While a slew of initiatives has begun, Southeast Asia needs a concerted effort.
Think of Bali’s beaches and you picture pristine sands, cloudless skies, and warm waters lapping the shores. You don’t want that scene ruined by walking over beaches strewn with 50 tonnes of discarded plastic cups, bags, diapers, and more before you reach the waters.
The waters in the Asean region are among the most polluted in the world. Reports say Asian countries account for 81% of the plastic in the world’s oceans. More than a third comes from the Philippines alone, while Indonesia contributes nearly 6%.
Marine debris poses a very real threat, not just to ocean life and the environment, but also to the economies of the region. Bali, for instance, gets about 60% of its revenue from tourism. Dirty waters also impact shipping and fisheries, apart from the cost of cleaning up these areas. World Bank estimates place the cost of plastic pollution to ASEAN member states’ “blue” sectors at about $2.1 billion in 2015.
Trouble is, it’s not just ocean trash, but also the trash from other countries these nations have to manage. Globally, about 2.12 billion tonnes of waste is produced every year, and processing it is big business. In 2018, when China banned waste imports over concerns over the damage to its environment, the trash-exporting nations (the US and countries in Europe) turned to South East Asia.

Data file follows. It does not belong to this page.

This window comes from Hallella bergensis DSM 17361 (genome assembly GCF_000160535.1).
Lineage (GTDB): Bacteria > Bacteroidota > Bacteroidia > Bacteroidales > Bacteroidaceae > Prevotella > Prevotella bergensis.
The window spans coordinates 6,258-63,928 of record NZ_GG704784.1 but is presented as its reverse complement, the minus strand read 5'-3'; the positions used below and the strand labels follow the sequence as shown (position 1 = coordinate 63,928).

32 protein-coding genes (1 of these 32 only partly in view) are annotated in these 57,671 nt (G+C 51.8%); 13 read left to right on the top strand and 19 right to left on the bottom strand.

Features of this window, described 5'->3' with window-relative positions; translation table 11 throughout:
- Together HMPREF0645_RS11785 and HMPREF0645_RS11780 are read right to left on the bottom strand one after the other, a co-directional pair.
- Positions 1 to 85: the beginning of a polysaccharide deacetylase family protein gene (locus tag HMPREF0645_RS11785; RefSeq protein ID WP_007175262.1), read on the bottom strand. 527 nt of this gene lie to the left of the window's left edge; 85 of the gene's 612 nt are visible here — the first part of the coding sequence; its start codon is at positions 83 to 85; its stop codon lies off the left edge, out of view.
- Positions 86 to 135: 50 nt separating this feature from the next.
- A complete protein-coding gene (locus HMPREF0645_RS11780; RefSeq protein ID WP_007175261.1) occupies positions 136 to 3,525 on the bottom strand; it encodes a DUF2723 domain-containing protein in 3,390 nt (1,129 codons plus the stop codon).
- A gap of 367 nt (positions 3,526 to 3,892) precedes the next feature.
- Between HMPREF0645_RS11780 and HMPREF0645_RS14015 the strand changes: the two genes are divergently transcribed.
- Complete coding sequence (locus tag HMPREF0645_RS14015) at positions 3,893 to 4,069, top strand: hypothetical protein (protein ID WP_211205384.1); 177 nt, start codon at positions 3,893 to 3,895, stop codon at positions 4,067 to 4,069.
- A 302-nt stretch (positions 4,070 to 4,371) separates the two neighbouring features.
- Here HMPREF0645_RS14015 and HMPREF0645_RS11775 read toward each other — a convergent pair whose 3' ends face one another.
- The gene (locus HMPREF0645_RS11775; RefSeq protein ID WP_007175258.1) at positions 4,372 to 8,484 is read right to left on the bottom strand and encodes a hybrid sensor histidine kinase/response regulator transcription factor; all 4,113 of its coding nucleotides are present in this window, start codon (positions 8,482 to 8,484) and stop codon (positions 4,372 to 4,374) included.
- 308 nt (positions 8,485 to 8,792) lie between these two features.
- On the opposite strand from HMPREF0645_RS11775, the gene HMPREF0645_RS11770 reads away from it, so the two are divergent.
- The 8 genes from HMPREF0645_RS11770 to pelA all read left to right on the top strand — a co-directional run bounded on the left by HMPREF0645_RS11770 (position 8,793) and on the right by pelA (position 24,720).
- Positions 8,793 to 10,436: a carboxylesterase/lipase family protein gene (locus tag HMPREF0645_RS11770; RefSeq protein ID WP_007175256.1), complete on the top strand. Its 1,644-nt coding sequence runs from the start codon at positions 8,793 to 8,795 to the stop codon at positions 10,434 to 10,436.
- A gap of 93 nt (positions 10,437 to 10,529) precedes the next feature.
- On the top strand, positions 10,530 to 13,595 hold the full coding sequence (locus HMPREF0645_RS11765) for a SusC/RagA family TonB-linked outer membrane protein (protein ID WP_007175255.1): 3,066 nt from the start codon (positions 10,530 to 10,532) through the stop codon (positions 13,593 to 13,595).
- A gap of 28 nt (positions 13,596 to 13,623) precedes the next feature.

What countries are doing
But ASEAN member states are now cleaning up their act. Thailand banned e-waste imports in 2018, while Malaysia and Vietnam stopped issuing new permits for plastic waste imports. They are also looking to reduce single-use plastic products and packaging. Malaysia has banned non-biodegradable plastic bags, while Thailand is considering an electronic scrap disposal tax.
Countries are also exploring Waste-to-Energy (WTE) solutions. In July 2022, Vietnam’s largest WTE plant, capable of burning 4,000 tonnes of dry waste every day, began operations. The Philippines is considering laws to institutionalize WTE development, while Thailand already offers subsidies and tax incentives for different types of WTE plants.
Indonesia, meanwhile, is turning to technology to provide solutions to the growing waste problem. With a goal to reduce total waste by 30% by 2030, Indonesia’s current focus is on recycling solutions. Several startups in the country have gotten into the act as well, creating recycling apps and offering rewards in exchange for recyclables.
Time to act
With the objective of reducing waste, the World Bank has approved a $20 million regional grant for ASEAN. The ASEAN nations have been relentless in their efforts to tackle the trash problem. But this is the time to amp up the efforts and strengthen policies and regulatory frameworks governing the production and use of plastics. The time to act is now.
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